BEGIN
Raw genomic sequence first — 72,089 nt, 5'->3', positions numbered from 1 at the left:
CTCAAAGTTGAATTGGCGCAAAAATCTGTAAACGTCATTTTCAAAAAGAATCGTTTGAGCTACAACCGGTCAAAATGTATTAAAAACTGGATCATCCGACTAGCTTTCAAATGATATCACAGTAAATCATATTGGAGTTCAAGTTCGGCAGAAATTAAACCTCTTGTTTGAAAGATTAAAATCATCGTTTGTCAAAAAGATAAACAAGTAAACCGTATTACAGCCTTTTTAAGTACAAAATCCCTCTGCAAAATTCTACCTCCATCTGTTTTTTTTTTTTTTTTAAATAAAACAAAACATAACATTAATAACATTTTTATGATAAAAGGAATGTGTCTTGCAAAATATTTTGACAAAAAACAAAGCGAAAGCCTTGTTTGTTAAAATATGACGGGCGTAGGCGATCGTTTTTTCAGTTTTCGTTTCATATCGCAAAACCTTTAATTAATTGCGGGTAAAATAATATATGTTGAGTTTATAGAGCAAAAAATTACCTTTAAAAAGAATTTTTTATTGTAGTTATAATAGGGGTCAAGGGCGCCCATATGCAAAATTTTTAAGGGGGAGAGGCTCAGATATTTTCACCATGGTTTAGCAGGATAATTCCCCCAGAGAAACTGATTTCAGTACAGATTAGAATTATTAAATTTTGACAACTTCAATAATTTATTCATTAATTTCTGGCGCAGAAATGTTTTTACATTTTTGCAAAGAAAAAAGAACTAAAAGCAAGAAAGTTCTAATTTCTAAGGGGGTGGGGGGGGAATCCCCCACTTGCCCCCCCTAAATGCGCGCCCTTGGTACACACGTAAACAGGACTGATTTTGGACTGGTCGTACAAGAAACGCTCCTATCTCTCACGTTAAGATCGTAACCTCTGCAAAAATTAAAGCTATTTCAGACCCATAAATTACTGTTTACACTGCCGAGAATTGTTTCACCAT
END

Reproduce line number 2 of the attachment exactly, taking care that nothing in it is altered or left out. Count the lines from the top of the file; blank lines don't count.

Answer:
CTCAAAGTTGAATTGGCGCAAAAATCTGTAAACGTCATTTTCAAAAAGAATCGTTTGAGCTACAACCGGTCAAAATGTATTAAAAACTGGATCATCCGACTAGCTTTCAAATGATATCACAGTAAATCATATTGGAGTTCAAGTTCGGCAGAAATTAAACCTCTTGTTTGAAAGATTAAAATCATCGTTTGTCAAAAAGATAAACAAGTAAACCGTATTACAGCCTTTTTAAGTACAAAATCCCTCTGCAAAATTCTACCTCCATCTGTTTTTTTTTTTTTTTTAAATAAAACAAAACATAACATTAATAACATTTTTATGATAAAAGGAATGTGTCTTGCAAAATATTTTGACAAAAAACAAAGCGAAAGCCTTGTTTGTTAAAATATGACGGGCGTAGGCGATCGTTTTTTCAGTTTTCGTTTCATATCGCAAAACCTTTAATTAATTGCGGGTAAAATAATATATGTTGAGTTTATAGAGCAAAAAATTACCTTTAAAAAGAATTTTTTATTGTAGTTATAATAGGGGTCAAGGGCGCCCATATGCAAAATTTTTAAGGGGGAGAGGCTCAGATATTTTCACCATGGTTTAGCAGGATAATTCCCCCAGAGAAACTGATTTCAGTACAGATTAGAATTATTAAATTTTGACAACTTCAATAATTTATTCATTAATTTCTGGCGCAGAAATGTTTTTACATTTTTGCAAAGAAAAAAGAACTAAAAGCAAGAAAGTTCTAATTTCTAAGGGGGTGGGGGGGGAATCCCCCACTTGCCCCCCCTAAATGCGCGCCCTTGGTACACACGTAAACAGGACTGATTTTGGACTGGTCGTACAAGAAACGCTCCTATCTCTCACGTTAAGATCGTAACCTCTGCAAAAATTAAAGCTATTTCAGACCCATAAATTACTGTTTACACTGCCGAGAATTGTTTCACCAT